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DeBroglie Hypothesis

DeBroglie Hypothesis. Problem with Bohr Theory: WHY L = n  ? have integers with standing waves: n(  /2) = L consider circular path for standing wave: n  = 2  r from Bohr theory: L = mvr = nh/2   Re-arrange to get 2  r = nh/mv = n 

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DeBroglie Hypothesis

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  1. DeBroglie Hypothesis Problem with Bohr Theory: WHYL = n ? • have integers with standing waves: n(/2) = L consider circular path for standing wave: n = 2r • from Bohr theory: L = mvr = nh/2 Re-arrange to get 2r = nh/mv = n Therefore, n = 2r = nh/mv, which leads to  = h/mv = h/p .

  2. DeBroglie Hypothesis DeBroglie = h/mv = h/p In this case, we are considering the electron to be a WAVE, and the electron wave will “fit” around the orbit if the momentum (and energy) is just right(as in the above relation). But this will happen only for specific cases - and those are the specific allowed orbits (rn) and energies (En) that are allowed in the Bohr Theory!

  3. DeBroglie Hypothesis The Introduction to Computer Homework on the Hydrogen Atom (Vol. 5, number 5) shows this electron wave fitting around the orbit for n=1 and n=2. What we now have is a wave/particle duality for light(E&M vs photon), AND a wave/particle duality for electrons!

  4. DeBroglie Hypothesis If the electron behaves as a wave, with  = h/mv, then we should be able to test this wave behavior via interference and diffraction. In fact, experiments show that electronsDO EXHIBIT INTERFERENCE when they go through multiple slits, just as the DeBroglie Hypothesis indicates.

  5. DeBroglie Hypothesis Even neutrons have shown interference phenomena when they are diffracted from a crystal structure according to the DeBroglie Hypothesis:  = h/p . Note that h is very small, so that normally  will also be very small (unless the mv is also very small). A small  means very little diffraction effects [1.22  = D sin()].

  6. Quantum Theory What we are now dealing with is the Quantum Theory: • atoms are quantized (you can have 2 or 3, but not 2.5 atoms) • light is quantized (you can have 2 or 3 photons, but not 2.5) • in addition, we have quantum numbers (L = n , where n is an integer)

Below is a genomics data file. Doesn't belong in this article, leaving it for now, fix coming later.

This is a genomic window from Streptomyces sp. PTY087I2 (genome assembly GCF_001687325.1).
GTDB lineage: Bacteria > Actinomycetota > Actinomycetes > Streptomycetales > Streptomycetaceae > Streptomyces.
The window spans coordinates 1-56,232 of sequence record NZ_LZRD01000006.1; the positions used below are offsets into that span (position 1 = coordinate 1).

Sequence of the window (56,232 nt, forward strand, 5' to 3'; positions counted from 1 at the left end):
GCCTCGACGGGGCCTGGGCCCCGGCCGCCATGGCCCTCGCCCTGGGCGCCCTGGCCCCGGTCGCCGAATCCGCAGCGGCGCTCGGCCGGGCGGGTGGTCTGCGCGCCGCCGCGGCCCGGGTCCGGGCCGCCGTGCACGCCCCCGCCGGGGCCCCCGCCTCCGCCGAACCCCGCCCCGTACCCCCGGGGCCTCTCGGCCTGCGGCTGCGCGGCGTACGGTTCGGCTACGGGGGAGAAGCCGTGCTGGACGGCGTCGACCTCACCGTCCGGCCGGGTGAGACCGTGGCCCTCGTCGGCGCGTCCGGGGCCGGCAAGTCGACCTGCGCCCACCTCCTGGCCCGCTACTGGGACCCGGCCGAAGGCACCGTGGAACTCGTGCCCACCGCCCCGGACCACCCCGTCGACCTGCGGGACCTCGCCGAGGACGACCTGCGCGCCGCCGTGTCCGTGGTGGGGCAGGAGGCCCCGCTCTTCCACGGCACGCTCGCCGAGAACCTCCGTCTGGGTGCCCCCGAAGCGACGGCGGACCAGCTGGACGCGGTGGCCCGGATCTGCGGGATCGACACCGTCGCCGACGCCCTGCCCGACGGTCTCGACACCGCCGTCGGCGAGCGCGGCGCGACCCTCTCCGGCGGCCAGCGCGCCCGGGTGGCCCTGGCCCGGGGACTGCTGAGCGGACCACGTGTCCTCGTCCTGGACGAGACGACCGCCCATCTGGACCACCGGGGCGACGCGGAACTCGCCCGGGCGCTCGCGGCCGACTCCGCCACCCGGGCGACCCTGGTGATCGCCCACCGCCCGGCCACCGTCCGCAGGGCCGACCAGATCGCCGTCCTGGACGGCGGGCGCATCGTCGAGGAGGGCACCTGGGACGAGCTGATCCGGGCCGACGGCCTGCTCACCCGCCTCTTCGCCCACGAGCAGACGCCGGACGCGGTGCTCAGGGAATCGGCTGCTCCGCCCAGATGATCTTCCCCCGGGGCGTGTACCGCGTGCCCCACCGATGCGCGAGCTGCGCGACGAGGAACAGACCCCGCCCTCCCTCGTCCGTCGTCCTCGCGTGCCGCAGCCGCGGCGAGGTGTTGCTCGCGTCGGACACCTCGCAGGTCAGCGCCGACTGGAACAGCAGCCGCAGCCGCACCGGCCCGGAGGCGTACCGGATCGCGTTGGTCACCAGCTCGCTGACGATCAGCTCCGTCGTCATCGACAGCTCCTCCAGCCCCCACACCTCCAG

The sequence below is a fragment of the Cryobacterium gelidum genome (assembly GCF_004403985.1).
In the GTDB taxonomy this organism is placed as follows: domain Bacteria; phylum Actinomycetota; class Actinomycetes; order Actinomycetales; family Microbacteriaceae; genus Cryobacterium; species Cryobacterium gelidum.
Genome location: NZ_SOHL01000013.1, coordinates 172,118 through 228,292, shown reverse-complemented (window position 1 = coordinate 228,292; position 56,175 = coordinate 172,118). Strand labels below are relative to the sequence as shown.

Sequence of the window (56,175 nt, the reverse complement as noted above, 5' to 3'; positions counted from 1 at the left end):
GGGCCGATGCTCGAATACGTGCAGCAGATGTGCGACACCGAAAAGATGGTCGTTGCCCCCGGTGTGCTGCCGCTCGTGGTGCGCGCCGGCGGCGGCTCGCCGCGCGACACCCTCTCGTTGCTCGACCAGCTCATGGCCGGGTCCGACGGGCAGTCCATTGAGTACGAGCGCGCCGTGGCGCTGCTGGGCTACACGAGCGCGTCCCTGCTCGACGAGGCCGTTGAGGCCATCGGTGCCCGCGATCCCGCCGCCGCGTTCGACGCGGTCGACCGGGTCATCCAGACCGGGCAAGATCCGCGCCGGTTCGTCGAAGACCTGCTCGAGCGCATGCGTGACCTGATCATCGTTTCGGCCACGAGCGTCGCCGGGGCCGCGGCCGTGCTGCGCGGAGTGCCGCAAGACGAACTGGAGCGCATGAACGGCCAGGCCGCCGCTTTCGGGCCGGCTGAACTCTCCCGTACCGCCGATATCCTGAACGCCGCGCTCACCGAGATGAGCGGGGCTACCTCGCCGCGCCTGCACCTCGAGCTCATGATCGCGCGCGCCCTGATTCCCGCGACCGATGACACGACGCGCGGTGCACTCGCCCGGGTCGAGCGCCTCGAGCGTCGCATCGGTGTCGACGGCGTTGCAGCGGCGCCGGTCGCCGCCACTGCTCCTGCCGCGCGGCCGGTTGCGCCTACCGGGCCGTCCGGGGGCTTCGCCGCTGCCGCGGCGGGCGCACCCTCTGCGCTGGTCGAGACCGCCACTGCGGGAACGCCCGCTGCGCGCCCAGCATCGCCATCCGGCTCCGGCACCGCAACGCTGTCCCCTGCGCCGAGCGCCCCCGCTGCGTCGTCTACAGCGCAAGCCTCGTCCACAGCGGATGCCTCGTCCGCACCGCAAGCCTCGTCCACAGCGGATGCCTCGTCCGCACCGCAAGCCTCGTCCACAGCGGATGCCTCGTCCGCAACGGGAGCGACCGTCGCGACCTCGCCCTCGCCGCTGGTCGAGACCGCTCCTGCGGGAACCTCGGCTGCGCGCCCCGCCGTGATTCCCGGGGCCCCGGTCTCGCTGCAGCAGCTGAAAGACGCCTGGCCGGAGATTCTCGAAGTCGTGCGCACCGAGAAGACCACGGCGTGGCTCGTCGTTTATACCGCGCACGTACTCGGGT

7. Heisenberg Uncertainty Principle There is a major problem with the wave/particle duality: • a wave with a definite frequency and wavelength (e.g., a nice sine wave) does not have a definite location. [At a definite location at a specific time the wave would have a definite phase, but the wave would not be said to be located there.] [ a nice travelling sine wave = A sin(kx-t)]

  8. Heisenberg Uncertainty Principle b) A particle does have a definite location at a specific time, but it does not have a frequency or wavelength. c) Inbetween case: a group of sine waves can add together (via Fourier analysis) to give a semi-definite location: a result of Fourier analysis is this: the more the group shows up as a spike, the more waves it takes to make the group.

  9. Heisenberg Uncertainty Principle A rough drawing of a sample inbetween case, where the wave is somewhat localized, and made up of several frequencies.

  10. Heisenberg Uncertainty Principle A formal statement of this (fromFourier analysis) is: x * k (where k = 2/, and  indicates the uncertainty in the value). But from the DeBroglie Hypothesis,  = h/p, this uncertainty relation becomes: x * (2/) = x * (2p/h) = 1/2 , or x * p = /2.

  11. Heisenberg Uncertainty Principle x * p = /2 The above is the BEST we can do, since there is always some experimental uncertainty. Thus the Heisenberg Uncertainty Principle says: x * p > /2 .

  12. Heisenberg Uncertainty Principle A similar relation from Fourier analysisfor time and frequency:t *  = 1/2leads to another part of the Uncertainty Principle (using E = hf):t * E > /2 . There is a third part: * L > /2 (where L is the angular momentum value). All of this is a direct result of the wave/particle dualityof light and matter.

  13. Heisenberg Uncertainty Principle Let’s look at how this works in practice. Consider trying to locate an electron somewhere in space. You might try to “see” the electron by hitting it with a photon. The next slide will show an idealized diagram, that is, it will show a diagram assuming a definite position for the electron.

  14. Heisenberg Uncertainty Principle We fire an incoming photon at the electron, have the photon hit and bounce, then trace the path of the outgoing photon back to see where the electron was. incoming photon electron

  15. Heisenberg Uncertainty Principle screen slit so we can determine direction of the outgoing photon outgoing photon electron

  16. Heisenberg Uncertainty Principle • Here the wave-particle duality creates a problem in determining where the electron was. photon hits here slit so we can determine direction of the outgoing photon electron